A new strategy for dealing with damnation. Writer Meghan O'Gieblyn reflects in The Point magazine on the elasticity of Hell as a concept, exploring why it still remains one of society's most resilient metaphors for the evil both around and within us. This story was originally published in The Point in November 2014. "The various depictions of hell over the centuries tend to mirror the earthly landscape of their age. Torture entered the conception of hell in the second century, when Christians were subjected to sadistic public spectacles. Roman interrogation methods included red-hot metal rods, whips and the rack — a contraption that distended limbs from their joints. The non-canonical Apocalypse of Peter, a product of this era, features a fierce and sadistic hell in which people are blinded by fire and mangled by wild beasts. Dante’s Divine Comedy has traces of the feudal landscape of fourteenth-century Europe. Lower hell is depicted as a walled city with towers, ramparts, bridges and moats; fallen angels guard the citadel like knights. The Jesuits, who rose to prominence during a time of mass immigration and urban squalor, envisioned an inferno of thousands of diseased bodies 'pressed together like grapes in a wine-press.' It was a claustrophobic hell without latrines, and part of the torture was the human stench."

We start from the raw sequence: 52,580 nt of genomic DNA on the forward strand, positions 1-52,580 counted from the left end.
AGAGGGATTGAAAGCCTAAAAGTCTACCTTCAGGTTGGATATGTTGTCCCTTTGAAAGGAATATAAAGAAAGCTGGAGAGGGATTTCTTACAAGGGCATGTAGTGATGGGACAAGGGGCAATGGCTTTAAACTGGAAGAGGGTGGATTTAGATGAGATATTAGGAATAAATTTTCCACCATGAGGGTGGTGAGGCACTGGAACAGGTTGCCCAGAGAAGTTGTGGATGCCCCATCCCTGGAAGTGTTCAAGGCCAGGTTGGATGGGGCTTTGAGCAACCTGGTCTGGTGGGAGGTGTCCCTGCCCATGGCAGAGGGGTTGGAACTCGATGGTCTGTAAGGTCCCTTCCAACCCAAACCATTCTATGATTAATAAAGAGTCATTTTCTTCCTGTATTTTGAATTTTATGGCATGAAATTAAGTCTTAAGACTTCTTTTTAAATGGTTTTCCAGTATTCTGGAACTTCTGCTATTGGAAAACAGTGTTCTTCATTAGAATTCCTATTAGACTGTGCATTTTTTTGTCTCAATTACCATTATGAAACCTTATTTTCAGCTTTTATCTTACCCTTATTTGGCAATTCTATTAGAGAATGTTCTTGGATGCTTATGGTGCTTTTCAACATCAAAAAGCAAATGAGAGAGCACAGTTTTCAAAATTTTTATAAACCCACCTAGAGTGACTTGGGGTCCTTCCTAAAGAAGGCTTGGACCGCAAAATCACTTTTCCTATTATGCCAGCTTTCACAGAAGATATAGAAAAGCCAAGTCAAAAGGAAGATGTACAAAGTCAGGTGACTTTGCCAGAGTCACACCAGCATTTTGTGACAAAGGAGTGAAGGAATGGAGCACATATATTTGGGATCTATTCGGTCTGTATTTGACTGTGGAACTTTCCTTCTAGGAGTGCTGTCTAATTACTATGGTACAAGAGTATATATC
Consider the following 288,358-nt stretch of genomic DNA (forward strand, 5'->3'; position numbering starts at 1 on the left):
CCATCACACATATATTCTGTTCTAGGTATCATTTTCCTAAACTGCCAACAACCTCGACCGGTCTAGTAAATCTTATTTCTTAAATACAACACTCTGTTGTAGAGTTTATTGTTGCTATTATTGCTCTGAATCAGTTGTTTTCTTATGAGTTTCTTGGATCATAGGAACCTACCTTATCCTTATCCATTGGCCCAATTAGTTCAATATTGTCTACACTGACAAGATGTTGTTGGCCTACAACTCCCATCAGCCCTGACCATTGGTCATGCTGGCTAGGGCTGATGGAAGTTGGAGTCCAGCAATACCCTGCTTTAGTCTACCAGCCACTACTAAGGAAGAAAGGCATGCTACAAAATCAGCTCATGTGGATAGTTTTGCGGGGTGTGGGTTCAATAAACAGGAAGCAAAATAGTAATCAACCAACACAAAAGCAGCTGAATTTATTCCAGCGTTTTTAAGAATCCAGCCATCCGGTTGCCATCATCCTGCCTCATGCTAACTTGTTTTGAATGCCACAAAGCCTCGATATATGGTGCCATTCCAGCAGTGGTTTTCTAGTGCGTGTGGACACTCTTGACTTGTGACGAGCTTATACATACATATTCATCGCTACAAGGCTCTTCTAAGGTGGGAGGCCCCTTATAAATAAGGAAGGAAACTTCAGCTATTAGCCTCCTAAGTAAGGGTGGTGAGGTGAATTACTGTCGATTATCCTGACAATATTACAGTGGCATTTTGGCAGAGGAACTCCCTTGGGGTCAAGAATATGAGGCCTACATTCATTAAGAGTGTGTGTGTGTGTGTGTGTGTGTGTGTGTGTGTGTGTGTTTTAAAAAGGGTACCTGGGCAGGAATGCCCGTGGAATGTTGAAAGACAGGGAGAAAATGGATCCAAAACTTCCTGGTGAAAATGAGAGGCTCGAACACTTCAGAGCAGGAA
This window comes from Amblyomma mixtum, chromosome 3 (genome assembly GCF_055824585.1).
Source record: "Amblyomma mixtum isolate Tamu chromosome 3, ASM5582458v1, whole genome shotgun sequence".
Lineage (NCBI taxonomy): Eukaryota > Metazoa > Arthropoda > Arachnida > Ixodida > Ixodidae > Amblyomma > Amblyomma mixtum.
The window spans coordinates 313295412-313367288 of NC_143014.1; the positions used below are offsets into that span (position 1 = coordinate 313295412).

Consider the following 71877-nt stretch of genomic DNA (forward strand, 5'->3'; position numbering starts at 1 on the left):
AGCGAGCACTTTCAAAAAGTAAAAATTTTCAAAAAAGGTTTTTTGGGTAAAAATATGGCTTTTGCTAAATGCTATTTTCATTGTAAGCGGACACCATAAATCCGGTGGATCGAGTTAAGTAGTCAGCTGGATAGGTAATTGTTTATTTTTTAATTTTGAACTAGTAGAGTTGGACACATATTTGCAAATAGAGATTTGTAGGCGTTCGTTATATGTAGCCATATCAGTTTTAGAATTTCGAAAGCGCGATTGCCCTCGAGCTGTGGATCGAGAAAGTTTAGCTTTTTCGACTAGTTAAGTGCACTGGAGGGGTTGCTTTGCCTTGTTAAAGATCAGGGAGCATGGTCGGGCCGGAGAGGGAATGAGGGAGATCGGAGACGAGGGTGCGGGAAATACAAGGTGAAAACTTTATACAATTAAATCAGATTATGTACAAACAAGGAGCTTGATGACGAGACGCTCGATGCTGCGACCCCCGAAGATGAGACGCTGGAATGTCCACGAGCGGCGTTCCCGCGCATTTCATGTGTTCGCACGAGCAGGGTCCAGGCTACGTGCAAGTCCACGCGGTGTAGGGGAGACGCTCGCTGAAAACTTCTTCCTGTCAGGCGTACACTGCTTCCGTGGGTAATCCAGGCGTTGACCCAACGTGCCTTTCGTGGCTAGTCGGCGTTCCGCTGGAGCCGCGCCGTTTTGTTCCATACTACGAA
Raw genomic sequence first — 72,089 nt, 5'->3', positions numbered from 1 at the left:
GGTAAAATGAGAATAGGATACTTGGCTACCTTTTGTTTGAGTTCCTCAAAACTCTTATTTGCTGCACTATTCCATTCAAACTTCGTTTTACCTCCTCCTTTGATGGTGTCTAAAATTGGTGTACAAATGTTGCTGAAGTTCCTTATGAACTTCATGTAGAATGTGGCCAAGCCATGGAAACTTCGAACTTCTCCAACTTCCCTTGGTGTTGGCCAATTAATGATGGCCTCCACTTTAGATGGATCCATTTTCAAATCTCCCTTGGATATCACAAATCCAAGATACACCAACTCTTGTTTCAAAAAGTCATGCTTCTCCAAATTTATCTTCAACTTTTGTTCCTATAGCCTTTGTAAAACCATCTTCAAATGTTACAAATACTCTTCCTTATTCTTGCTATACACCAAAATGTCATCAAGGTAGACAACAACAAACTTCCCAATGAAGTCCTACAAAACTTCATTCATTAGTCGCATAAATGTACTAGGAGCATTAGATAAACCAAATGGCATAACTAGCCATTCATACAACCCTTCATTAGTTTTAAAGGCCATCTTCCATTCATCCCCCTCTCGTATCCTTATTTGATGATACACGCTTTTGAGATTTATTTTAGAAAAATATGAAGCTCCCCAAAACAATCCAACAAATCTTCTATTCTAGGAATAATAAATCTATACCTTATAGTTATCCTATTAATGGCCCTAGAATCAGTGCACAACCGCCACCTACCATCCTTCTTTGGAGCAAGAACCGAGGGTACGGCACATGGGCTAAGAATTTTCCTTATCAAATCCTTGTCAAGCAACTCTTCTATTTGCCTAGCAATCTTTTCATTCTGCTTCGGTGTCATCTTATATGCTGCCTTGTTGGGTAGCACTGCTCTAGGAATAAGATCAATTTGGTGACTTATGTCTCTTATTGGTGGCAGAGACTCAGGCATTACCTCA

From The Point